Except when it comes to UNRWA, Biden faces obstacles.

A recent law forbids the PLO office from reopening unless the Palestinian Authority drops its criminal complaints against Israelis in the International Criminal Court. Reopening a dedicated consulate to the Palestinians in Jerusalem may face opposition from the Israeli government. And in order to deliver assistance to the Palestinians, Biden must work around U.S. statutes that ban assistance to the P.A. as long as it compensates the families of Palestinians who killed Israelis or Americans — what Israelis call “pay for slay.” 

The Abraham Accords: Yes please, but pass the carrots

The Biden administration has embraced the pact, but has frozen some of the incentives Trump proffered to the Sunni Arab states, including the sale of stealth combat jets to the United Arab Emirates.

Warnings that such freezes would undercut the accords have not borne out: The UAE last week named its ambassador to Israel.

The tone: Words matter

During the Obama years, Netanyahu and his backers in the United States wanted not only to see robust assistance to Israel — which came, unstintingly, in generous defense packages — but to hear robust defenses of Israel.

Those at times were hard to come by. In 2011, for example, the then-ambassador to the United Nations, Susan Rice, vetoed a resolution that would have condemned Israel’s settlement policies, but also spoke at length about why the United States opposes Israel’s settlement policy. Israel welcomed the veto, but felt her remarks undid the goodwill.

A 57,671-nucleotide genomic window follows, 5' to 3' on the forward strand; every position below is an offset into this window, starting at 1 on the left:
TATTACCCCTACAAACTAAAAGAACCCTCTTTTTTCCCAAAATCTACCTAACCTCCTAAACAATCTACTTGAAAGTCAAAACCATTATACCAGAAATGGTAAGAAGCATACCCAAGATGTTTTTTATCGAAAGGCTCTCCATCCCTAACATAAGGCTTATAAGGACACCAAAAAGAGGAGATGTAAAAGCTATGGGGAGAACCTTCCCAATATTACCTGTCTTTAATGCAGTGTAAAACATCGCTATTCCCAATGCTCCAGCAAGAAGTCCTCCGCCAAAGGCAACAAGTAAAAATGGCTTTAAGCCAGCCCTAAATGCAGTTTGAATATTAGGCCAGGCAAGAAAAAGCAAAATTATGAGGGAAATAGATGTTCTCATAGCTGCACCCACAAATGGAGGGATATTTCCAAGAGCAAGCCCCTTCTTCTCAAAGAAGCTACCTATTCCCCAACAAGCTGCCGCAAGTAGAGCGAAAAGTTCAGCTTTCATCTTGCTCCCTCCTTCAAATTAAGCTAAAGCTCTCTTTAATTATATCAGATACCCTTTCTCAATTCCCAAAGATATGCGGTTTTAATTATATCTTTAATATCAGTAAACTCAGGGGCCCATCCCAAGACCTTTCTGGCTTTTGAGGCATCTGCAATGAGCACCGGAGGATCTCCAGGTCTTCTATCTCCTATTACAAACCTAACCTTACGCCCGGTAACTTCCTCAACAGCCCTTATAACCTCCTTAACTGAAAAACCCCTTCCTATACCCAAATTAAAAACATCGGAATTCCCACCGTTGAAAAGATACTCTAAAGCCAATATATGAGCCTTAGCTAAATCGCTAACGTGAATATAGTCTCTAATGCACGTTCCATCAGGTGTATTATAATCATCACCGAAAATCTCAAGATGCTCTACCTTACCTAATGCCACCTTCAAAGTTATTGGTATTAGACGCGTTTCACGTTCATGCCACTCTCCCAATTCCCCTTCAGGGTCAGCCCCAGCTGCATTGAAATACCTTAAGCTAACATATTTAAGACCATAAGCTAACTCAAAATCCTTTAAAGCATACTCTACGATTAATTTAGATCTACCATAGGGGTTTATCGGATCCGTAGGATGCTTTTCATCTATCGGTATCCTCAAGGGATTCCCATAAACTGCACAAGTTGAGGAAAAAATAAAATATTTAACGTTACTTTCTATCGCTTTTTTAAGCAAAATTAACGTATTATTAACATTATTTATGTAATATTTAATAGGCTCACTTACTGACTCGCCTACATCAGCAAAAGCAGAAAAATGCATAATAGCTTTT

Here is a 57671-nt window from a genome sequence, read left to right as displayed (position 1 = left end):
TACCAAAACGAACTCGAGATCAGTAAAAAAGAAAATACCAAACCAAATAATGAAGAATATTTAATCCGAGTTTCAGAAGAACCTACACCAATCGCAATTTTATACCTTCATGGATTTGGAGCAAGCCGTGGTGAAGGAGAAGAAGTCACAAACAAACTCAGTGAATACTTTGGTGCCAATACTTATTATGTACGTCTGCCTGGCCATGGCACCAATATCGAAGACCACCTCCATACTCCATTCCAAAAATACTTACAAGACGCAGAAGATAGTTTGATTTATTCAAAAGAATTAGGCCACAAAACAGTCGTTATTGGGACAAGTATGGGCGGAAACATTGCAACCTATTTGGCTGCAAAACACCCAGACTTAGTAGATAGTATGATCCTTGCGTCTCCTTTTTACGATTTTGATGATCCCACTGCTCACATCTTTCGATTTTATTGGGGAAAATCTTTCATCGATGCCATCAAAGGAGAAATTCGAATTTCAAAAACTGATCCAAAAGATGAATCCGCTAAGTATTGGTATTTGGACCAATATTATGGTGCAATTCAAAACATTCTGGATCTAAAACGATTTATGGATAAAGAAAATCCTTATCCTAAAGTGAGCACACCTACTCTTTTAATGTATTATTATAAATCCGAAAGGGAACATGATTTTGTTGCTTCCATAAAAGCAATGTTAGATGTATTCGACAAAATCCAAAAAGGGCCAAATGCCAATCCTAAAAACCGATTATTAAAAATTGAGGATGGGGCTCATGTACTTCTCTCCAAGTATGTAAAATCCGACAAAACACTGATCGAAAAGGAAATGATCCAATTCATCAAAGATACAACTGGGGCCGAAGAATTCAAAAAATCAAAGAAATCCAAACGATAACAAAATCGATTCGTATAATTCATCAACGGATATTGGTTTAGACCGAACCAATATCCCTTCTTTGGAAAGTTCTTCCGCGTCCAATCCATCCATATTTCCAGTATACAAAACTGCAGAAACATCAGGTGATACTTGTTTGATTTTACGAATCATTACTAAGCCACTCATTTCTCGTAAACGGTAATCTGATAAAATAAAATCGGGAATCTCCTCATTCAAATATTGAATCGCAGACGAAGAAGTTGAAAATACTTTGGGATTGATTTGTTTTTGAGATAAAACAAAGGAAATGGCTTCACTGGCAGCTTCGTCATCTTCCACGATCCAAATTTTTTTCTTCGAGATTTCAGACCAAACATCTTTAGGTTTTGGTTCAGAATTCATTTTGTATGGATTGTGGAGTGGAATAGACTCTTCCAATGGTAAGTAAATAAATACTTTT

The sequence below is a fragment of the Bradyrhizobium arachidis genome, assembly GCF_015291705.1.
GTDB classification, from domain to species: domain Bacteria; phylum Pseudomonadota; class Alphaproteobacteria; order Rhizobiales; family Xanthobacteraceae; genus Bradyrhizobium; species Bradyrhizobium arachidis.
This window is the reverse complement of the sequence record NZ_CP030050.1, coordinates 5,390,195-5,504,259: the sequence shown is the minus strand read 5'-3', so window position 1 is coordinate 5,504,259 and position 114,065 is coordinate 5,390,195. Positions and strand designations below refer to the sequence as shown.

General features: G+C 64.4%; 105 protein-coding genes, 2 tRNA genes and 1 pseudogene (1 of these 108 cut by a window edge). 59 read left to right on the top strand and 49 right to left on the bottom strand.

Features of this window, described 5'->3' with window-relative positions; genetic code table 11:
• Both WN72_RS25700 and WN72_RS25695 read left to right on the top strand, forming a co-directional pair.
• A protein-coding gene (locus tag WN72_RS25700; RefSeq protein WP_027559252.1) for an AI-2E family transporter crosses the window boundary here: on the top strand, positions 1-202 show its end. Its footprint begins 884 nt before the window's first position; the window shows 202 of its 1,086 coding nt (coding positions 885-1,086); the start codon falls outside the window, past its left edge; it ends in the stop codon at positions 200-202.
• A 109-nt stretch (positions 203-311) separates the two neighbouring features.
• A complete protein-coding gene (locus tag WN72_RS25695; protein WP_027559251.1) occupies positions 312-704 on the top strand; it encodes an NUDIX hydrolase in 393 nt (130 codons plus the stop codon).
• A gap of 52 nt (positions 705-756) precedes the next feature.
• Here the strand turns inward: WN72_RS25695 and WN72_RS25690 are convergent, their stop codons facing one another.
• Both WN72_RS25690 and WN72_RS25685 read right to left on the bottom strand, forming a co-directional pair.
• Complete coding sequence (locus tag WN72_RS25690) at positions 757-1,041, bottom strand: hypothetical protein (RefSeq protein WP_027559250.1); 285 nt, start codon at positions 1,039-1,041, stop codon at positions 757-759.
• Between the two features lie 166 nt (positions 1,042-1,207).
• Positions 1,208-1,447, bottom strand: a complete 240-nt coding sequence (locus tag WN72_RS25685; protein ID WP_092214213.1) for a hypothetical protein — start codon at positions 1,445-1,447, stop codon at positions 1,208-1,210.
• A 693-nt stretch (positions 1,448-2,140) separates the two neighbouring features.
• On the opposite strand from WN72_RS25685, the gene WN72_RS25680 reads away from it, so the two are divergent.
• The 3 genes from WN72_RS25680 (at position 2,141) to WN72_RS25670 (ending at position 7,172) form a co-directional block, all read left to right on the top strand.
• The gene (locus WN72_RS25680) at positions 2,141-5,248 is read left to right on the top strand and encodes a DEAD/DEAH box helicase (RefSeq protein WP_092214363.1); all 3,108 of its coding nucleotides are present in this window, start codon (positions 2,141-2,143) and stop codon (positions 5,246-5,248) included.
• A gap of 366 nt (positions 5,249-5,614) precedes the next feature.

Biden’s tone is notably different. Unlike Trump, his team will comment on Israel’s settlement moves, and it restored the Obama-era practice of calling on Israel and the Palestinians to “refrain from taking unilateral steps.” 

But there’s a Biden-era twist to the boilerplate. 

Biden officials routinely warn against “annexation of territory, settlement activity, demolitions” on Israel’s part, and “incitement to violence, and providing compensation for individuals imprisoned for acts of terrorism” on the Palestinian side. Obama officials did not include such specifics when warning against unilateral moves.

Specifying “pay for slay” is a particular nod to the Israelis and how galling they find the practice.  

Similarly, Obama administration diplomats made clear in private with other countries that it was opposed to Israel boycotts, but less so in public. Biden appears set to make his opposition to the Boycott, Sanctions and Divestment movement public in a big way, at least according to his nominee for U.N. ambassador. 

“The actions and the approach that BDS has taken toward Israel is unacceptable,” Linda Thomas-Greenfield said in her Senate confirmation hearing. “It verges on anti-Semitism and it is important that they not be allowed to have a voice at the United Nations.”

Jerusalem, the West Bank, the Golan Heights: Definitely, maybe

Trump recognized Israel’s claim to Jerusalem as its capital and its claim to sovereignty in the Golan Heights. The peace plan released a year ago by Trump’s aide and son-in-law, Jared Kushner, recognized Israel’s claim to parts of the West Bank. 

Biden is walking some of it back — but not all the way. He’s warning Israel not to unilaterally change the status of the West Bank, but on other issues his team is treading lightly. 

Trump moved the U.S. Embassy to Jerusalem; asked on CNN if he regards Jerusalem as Israel’s capital, Blinken replied,  “I do, yes. And more importantly, we do.” That distinguishes Biden from other candidates in the Democratic primaries who depicted the embassy move more as a fait accompli than something to be embraced.

Blinken equivocated slightly when asked the same question about Israeli sovereignty over the Golan Heights.